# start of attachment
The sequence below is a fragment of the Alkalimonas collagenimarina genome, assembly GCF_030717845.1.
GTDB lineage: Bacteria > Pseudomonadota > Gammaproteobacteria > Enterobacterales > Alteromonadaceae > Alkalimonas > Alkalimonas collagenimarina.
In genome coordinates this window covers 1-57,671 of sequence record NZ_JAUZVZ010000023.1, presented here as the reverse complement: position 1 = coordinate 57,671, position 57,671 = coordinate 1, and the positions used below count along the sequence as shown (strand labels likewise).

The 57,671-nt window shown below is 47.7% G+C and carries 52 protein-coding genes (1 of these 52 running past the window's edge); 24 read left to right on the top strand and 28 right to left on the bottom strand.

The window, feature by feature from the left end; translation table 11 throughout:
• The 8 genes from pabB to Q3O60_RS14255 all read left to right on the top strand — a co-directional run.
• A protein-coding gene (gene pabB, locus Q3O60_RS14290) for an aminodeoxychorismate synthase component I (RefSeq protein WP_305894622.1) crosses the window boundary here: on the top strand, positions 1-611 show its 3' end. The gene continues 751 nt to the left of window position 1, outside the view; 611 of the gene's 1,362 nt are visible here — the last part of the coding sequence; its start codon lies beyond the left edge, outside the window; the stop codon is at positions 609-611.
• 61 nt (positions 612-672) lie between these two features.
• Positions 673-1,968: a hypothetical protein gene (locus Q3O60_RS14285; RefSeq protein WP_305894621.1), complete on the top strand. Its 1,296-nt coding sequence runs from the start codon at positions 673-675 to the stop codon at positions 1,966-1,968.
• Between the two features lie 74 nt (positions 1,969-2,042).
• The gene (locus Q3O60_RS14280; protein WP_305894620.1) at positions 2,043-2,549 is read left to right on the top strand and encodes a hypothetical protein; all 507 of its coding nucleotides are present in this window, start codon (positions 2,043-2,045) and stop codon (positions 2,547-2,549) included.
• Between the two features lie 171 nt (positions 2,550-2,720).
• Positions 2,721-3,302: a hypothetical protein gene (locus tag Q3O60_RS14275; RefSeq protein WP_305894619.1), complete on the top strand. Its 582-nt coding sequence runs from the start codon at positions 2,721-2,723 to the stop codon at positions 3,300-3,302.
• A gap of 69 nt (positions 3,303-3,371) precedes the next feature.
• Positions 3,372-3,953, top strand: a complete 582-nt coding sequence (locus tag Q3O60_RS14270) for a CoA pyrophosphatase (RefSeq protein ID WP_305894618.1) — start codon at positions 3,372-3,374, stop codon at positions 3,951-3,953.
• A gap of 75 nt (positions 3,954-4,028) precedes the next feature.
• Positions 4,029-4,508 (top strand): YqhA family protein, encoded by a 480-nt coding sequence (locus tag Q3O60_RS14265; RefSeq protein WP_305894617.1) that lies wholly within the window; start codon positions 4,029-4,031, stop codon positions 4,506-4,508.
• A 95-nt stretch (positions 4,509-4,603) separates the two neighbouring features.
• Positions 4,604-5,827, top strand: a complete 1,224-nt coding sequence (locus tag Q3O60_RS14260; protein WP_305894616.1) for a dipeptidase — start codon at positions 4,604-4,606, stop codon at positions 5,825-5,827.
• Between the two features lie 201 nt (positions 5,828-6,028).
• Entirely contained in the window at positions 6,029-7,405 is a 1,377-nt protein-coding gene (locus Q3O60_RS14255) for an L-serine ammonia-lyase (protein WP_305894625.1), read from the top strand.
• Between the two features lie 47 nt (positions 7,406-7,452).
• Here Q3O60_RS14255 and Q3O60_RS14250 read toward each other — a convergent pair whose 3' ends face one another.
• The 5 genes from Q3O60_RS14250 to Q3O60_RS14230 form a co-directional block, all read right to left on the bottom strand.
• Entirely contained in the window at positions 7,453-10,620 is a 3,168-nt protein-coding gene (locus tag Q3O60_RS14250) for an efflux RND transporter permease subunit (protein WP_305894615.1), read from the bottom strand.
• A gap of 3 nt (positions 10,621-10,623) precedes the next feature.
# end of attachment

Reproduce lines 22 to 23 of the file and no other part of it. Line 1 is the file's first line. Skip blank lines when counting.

• Between the two features lie 47 nt (positions 7,406-7,452).
• Here Q3O60_RS14255 and Q3O60_RS14250 read toward each other — a convergent pair whose 3' ends face one another.